But even so, in the toughest of times, my faith has helped me move on and drive forward. It also gives me a gentle reminder every once in a while about what really matters and how to be a better person, father and citizen.

This is the bit designed to show the personal, honest, side of David Cameron’s faith, and it has been paraded as such. Everyone has their own beliefs and I’ll let him have his. But I have one question that rears its head whenever David Cameron talks about Christianity: he talks about faith as though it is an end in itself, faith in what, faith in the role of faith, faith in the importance of Christianity, or faith in Jesus?

As Winston Churchill said after the death of his opponent, Neville Chamberlain, in the end we are all guided by the lights of our own reason. ‘The only guide to a man is his own conscience; the only shield to his memory is the rectitude and sincerity of his actions.’

Way to go Dave, imploring relativism in an Easter message to an audience committed to the timeless truth of the death and resurrection.

This government has consistently taken decisions which are based on fundamental principles and beliefs.

Vacuity 101: everything we do is based on some sort of fundamental principle and belief. When I leave the house I walk on the pavement because of the belief that cars will stay on the road. The more important question is what those beliefs are, whether they are good ones, and whether actions match up to the principles they are supposedly based on.

Easter is all about remembering the importance of change, responsibility, and doing the right thing for the good of our children.

No. It’s not. My four year old niece has a better understanding of Easter than Mr Cameron. Maybe I’ll get her to lend the Prime Minister her VeggieTales DVD and fuzzy felts from Sunday School.

I have no problem with politicians appealing to any audience they can get in front of them, and I appreciate their warm thoughts about the contribution Christians make to the country. But an Easter message without mentioning God, Jesus, the Cross or the Resurrection is an incredibly poor effort.

And when it is done to suggest that he is ‘one of you’ (even if a lazy and not a very good one) the crime is even more egregious.

Is Britain a Christian country?


Is Britain a Christian country?

David Cameron thinks so, and the British Humanist Association think not. The latter part of that surprises exactly no one.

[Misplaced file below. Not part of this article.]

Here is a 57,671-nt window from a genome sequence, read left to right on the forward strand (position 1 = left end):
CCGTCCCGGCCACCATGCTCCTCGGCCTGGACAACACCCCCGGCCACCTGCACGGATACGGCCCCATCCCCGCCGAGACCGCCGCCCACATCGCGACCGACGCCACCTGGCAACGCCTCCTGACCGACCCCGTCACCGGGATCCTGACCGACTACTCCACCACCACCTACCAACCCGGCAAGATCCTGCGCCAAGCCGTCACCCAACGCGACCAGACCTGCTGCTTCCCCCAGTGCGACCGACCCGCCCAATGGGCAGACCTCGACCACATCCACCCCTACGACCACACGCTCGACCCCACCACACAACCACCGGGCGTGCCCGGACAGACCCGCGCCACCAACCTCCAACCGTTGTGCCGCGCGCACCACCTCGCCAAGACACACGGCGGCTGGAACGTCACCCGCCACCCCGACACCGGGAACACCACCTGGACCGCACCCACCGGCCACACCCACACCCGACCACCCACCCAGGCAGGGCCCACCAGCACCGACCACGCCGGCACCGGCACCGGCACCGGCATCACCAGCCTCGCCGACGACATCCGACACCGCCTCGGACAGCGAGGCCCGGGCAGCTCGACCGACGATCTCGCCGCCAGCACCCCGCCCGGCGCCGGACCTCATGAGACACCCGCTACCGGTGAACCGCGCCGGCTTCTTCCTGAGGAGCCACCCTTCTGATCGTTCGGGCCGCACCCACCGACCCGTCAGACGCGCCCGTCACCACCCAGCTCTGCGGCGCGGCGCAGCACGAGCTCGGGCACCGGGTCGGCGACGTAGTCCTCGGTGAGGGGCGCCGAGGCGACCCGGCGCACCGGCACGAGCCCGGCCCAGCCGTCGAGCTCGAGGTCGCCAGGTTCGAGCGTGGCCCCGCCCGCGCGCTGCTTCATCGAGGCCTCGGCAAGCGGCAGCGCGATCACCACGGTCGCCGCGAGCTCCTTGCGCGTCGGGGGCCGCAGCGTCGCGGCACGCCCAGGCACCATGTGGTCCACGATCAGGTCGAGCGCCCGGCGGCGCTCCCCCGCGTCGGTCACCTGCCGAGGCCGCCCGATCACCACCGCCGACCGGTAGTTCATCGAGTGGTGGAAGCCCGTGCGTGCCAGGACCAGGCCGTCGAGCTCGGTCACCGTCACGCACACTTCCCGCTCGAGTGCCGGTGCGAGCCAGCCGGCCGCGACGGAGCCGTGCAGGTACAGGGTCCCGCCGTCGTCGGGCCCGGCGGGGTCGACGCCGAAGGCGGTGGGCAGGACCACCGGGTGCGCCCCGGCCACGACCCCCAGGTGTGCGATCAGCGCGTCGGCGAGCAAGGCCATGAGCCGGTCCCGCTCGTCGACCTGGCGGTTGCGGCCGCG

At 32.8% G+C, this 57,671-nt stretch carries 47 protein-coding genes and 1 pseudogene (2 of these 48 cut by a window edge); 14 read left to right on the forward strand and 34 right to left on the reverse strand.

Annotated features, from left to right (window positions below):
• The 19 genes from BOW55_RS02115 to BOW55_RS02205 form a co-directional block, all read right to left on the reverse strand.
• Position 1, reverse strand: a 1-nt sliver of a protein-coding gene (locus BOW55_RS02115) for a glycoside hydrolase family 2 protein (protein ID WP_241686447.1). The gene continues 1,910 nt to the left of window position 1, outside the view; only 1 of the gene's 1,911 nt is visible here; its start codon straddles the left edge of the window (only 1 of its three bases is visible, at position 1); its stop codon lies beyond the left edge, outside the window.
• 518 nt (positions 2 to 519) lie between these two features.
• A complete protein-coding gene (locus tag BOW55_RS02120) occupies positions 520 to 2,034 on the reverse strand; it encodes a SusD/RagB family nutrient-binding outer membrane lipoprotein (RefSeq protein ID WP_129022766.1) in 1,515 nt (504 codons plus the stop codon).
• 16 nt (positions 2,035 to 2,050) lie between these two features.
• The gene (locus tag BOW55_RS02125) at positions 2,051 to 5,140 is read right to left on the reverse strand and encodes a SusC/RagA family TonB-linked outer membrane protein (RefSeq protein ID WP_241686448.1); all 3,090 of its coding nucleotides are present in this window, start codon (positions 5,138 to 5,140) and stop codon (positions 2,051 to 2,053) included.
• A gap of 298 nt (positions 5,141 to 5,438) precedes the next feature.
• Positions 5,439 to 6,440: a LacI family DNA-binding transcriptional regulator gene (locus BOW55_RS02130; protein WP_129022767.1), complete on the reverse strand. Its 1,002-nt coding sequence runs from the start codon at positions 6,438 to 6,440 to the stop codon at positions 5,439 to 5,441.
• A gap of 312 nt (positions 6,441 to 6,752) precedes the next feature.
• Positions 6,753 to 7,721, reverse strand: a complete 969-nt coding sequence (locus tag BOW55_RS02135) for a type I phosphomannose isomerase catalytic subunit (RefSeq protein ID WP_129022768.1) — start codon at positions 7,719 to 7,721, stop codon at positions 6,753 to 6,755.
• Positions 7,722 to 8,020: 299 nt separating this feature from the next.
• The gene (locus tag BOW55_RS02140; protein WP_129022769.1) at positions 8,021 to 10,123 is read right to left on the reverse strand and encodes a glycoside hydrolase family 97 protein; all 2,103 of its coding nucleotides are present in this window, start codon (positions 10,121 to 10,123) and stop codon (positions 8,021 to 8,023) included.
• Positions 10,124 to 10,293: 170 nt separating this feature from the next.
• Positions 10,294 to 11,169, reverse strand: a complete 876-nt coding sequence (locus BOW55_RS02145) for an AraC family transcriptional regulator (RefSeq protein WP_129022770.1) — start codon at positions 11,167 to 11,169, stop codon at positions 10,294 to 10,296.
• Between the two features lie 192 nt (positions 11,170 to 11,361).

Following the Prime Minister’s Easter reception, video message and article in last week’s Church Times the argument has rolled on and on. I came to his defence, but then suggested he was suffering from a little religious illiteracy. One thing I have not wanted to do is question his motives.

I read his remarks about the experience of pastoral care from his local vicar and I read of a man grateful for the support of the church. I see a man witnessing the work done by churches in villages, towns and cities after other services leave and amazed at the effectiveness of it.

I don’t think all that this government has done is good, and I don’t want my appreciation for his words spoken to cancel out criticism of his actions. Nor do I want to be blind to political reality, that a government criticised by churches for not doing enough about food poverty and criticised for introducing same sex marriage, is keen to find words to restore relationships and appeal to an important sector of society.

I believe the Prime Minister is sincere in his words, and real in his appreciation, and restoring relationships that have been fractured should not be ignored. I can also overlook the inevitable political environment and clumsiness of his phrasing to be grateful for a government committed to supporting Christians at home and overseas – especially in those places where their faith costs them the most.

But is he right to say that Britain is a Christian country?

Constitutionally yes, theologically no, and demographically maybe.

The Queen is the head of the Church of England and is defender of the faith, the hierarchy of the Church of England are part of our legislature and their church’s laws are made by parliament. That history and constitutional arrangement may not be liked but cannot be denied: in some legal sense at least, we are a Christian county.